Monday, 21 January 2013

Giotto and the Frescoes in Santa Croce.

Anybody seeking to understand Giotto’s contribution to Florentine painting mustn’t ignore the two sets of frescoes executed by the painter in transept chapels in the Church of Santa Croce. The investigation is, as might be expected, hindered by the lack of documentation, which leaves the art historian to fall back on careful visual analysis of the walls, which despite damage, is almost universally accepted as Giotto’s work. Only one scholar has contested Giotto’s authorship and given the two sets of paintings to the “Master of Bardi Chapel”, whoever he may have been. For Ugo Procacci, the two fresco cycles date to the first years of the fourteenth-century (Trecento) “halfway between the cycles of Assisi and Padua.”[1] 

The frescoes suffered neglect due to taste decreeing that they would lie untroubled until the nineteenth-century; they were then discovered under a coat of whitewash in 1853.[2] This necessitated restoration, which at this time meant a repainting of the surface. At the hands of nineteenth-century restorers the frescoes fared badly until a modern campaign in the 1950s; but despite the success of this, much of Giotto’s paint was lost to time, and oh, restorers. Some blame must accrue to Giotto himself; he experimented with moist instead of dry plaster, although the flood of 1966 didn’t help matters either since it carried corrosive salts to the walls.[3] Paint has played an important part in interpretation because colour has been used to “read” the meaning of the pictures. Cole notes the “sober” colours of the Bardi colours compared to the more famous ones in the Arena Chapel at Padua. His explanation is that Giotto wanted to show the restrained coloured habits of the Franciscans, and used it not only to unify the composition, but also as a “symbol of the Franciscans.”[4]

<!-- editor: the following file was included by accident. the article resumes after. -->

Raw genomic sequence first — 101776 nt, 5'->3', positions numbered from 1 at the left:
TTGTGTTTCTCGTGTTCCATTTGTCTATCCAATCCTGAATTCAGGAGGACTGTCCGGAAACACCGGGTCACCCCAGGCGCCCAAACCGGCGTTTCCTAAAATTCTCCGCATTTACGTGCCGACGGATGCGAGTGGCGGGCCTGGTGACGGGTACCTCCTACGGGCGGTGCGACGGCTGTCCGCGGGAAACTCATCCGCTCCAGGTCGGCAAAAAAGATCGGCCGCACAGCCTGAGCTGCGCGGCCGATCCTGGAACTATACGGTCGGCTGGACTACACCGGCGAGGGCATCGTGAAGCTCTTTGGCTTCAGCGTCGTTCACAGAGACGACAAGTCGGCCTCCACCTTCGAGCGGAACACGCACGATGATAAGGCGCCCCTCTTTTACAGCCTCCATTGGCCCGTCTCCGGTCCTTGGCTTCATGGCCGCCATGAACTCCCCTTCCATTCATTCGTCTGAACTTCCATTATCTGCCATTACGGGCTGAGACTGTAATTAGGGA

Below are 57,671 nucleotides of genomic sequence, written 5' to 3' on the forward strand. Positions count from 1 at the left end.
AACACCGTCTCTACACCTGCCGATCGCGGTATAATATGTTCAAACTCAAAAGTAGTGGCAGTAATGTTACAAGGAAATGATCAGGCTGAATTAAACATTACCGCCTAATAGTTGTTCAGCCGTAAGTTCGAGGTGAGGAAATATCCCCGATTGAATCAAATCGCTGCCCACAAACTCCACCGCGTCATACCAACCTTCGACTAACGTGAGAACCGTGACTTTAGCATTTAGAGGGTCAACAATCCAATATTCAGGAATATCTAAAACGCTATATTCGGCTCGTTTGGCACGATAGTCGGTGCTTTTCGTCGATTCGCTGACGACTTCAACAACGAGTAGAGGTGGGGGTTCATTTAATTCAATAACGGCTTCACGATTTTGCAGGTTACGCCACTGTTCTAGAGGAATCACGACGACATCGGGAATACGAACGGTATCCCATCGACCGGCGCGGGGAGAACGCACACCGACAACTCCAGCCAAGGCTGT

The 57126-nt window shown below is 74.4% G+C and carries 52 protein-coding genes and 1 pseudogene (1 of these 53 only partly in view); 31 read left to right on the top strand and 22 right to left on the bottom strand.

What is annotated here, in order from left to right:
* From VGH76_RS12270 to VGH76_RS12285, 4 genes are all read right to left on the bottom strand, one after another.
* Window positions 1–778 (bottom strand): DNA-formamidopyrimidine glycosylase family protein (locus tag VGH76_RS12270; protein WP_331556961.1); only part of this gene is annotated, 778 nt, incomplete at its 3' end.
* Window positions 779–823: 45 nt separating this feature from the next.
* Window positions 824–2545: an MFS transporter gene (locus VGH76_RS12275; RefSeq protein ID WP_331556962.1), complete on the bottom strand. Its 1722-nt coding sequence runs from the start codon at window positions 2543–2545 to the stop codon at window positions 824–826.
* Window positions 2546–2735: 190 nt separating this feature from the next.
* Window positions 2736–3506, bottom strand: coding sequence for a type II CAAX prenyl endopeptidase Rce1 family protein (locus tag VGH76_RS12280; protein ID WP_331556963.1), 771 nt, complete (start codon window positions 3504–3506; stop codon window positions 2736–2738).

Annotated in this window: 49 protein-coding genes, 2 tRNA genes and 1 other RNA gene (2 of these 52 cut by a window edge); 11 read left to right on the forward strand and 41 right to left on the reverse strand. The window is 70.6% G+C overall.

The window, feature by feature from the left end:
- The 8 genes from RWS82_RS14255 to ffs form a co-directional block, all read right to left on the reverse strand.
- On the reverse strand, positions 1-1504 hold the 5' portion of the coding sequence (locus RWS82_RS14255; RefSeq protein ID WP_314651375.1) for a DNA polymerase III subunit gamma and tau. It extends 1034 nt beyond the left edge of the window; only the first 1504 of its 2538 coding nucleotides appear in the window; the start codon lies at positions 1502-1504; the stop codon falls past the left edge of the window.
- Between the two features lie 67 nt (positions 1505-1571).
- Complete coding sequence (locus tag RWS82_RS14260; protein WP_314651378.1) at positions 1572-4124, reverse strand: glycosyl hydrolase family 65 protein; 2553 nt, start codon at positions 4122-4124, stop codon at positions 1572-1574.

Giotto, Scenes from the Life of Saint Francis: 6. St Francis before the Sultan (Trial by Fire), 1325, Fresco, 280 x 450 cm Bardi Chapel, Santa Croce, Florence.
  In addition to a consideration of colour and painting technique, understanding Giotto’s frescoes depends upon understanding how space is used in the cycles. This impinges on the question of which chapel cycle predates the other. According to Richard Offner, on stylistic and formalist grounds, the Bardi chapel must predate the Peruzzi murals. This claim depends upon whether the Bardi chapel matches the use of space, the placing of figures, and the general effect of the Paduan frescoes, considered to be Giotto’s earliest “unquestionable work” and completely different in orientation to the Peruzzi walls, pace Offner.[5] 

1.       Giotto, Scenes from the Life of St John the Evangelist: Raising of Drusiana, 1320, Fresco, 280 x 450 cm, Peruzzi Chapel, Santa Croce, Florence.
 Offner draws attention to how the Peruzzi cycle is stylistically dissimilar to the Arena Chapel. Within the Peruzzi Chapel, Offner observes that there isn’t so much distinctive symmetry; the figures are different; faces are modelled differently; heads are smaller; there is a greater flow of air around the figures. Offner’s basic argument is that the space is expanded and compositions opened up within the Peruzzi transept. Generally for Offner, the Peruzzi frescoes “receive the highest degree of compositional and spatial expansion known within Giotto’s work…” and therefore designate a new phase of Giotto’s development. Offner also quite rightly points out that unlike the narrative fluidity of the Arena frescoes where the eye follows them smoothly, at Santa Croce the pictures are superimposed on top of each other which makes for a more jagged, irregular reading, and maybe even contributes more to a symbolic interpretation than a narrative one.

[1] Frescoes from Florence, ex cat, Hayward Gallery, London, (1969), 58.
[2] Cole, Giotto and Florentine Painting, 98.
[3] Frescoes from Florence, 31.
[4] Cole, Giotto and Florentine Painting, 99.
[5] Richard Offner, “Giotto, Non-Giotto”, The Burlington Magazine for Connoisseurs, Vol. 74, No. 435 (Jun., 1939), pp. 258-269, 260.

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